Andean or spectacled bear
When it comes to bears, most of us think of lovely white polar bears that slide down the Arctic slopes, cute and clumsy pandas, or even fierce grizzlies that roam the forests of North America. But what about the spectacled bear? Also known as the Andean bear, this South American native is probably one of the lesser-known bears.
Spectacled bears have distinctive ginger-colored markings across their faces and chest. While some bears can be identified by a unique pattern on their fur, others don’t have any pattern at all. The rest of their fur can be black, dark brown, or even reddish.
They have a modest, midsize body for a bear. Males weigh up to 440 lbs (200 kg), while females reach only about 180 lbs (82 kg). They are usually only 47-79 inches (120-200 cm) in length. Compared to other bear species, spectacled bears have a distinctly rounder face and shorter snout.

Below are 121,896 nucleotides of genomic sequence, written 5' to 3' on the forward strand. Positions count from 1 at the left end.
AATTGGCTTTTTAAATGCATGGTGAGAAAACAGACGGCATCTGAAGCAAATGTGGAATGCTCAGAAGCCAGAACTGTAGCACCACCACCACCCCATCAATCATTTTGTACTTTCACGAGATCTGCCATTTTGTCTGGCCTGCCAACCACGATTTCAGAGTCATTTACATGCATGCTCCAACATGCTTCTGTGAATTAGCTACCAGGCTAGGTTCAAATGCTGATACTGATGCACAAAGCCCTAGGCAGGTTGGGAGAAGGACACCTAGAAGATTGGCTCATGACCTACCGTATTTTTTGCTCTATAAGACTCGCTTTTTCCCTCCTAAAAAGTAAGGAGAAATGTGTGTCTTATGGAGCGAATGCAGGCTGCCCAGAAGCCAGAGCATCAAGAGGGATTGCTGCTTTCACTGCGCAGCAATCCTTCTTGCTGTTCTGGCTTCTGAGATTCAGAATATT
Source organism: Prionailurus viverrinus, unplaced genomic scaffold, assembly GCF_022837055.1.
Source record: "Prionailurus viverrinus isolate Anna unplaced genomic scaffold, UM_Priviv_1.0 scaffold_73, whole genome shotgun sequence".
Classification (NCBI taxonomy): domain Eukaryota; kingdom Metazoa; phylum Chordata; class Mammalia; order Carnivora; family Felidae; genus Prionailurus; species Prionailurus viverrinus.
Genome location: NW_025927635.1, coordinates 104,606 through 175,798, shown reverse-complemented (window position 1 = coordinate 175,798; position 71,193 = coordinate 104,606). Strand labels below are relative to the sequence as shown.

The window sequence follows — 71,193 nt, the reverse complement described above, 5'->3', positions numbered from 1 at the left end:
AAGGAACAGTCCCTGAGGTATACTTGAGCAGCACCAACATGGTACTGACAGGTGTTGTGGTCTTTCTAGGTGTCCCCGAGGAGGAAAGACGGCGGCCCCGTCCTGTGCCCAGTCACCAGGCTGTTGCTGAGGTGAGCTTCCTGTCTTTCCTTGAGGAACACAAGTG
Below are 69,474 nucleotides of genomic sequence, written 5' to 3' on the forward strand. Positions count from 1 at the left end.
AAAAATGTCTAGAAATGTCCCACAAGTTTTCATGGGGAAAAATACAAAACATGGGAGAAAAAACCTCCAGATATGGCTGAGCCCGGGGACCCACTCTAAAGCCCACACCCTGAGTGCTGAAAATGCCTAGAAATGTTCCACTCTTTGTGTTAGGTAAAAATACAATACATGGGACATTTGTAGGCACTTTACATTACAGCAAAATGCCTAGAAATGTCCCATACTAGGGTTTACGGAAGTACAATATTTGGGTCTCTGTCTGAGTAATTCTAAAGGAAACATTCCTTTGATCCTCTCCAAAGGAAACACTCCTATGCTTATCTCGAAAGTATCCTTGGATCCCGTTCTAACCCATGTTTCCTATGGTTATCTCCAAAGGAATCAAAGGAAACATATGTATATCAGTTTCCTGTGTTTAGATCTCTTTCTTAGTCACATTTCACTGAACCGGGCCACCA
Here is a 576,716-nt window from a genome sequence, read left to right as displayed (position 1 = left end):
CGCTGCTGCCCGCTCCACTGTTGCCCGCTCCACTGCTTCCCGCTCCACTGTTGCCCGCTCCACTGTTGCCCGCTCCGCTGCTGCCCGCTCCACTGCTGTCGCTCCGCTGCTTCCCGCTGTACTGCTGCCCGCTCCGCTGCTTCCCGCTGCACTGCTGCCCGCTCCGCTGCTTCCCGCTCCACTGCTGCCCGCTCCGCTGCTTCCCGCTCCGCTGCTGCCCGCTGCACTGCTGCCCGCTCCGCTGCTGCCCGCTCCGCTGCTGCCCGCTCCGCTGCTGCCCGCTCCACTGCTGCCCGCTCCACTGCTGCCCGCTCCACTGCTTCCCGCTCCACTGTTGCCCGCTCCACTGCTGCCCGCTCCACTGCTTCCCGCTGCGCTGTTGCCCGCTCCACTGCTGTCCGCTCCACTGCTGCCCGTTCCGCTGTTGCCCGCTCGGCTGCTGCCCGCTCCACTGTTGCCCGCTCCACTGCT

Their most impressive feature is their superior climbing ability. They just might be the best tree climbers of all bear species.
Shy and peaceful in general, spectacled bears tend to be solitary creatures. Their habitat is in the Andes Mountain Range on the western edge of South America. Throughout countries such as Peru and Ecuador, the bears can be found in cloud forests, high-altitude grasslands, scrub deserts, and dry forests. Spectacled bears can feel comfortable at elevations up to 15,4000 feet (4,700 m)!
The breeding season of the spectacled bear is between March and October. Gestation lasts between 160 to 255 days, and mothers generally give birth to two cubs at a time.
Cubs weigh around 300 grams, and they stay with their mothers for a year or a bit longer before heading out on their own.
Their diet is diverse, and the bears are both herbivorous and carnivorous. Meat makes up only a small portion (5-10%) of their diet. Spectacled bears prefer juicy fruits, plants, and vegetables!
Listed as a vulnerable species by the International Union for Conservation of Nature, spectacled bears suffer most from poaching and habitat loss due to trophy hunting, the pet trade, and logging and farming.
The main natural predators of spectacled bears are mountain lions and jaguars.
Spectacled bears can survive up to 38 years in captivity. They live much shorter lives in the wild.
Young bears will learn all the skills required for survival from their mother.
Spectacled bears reach sexual maturity at the age of 4 to 8 years.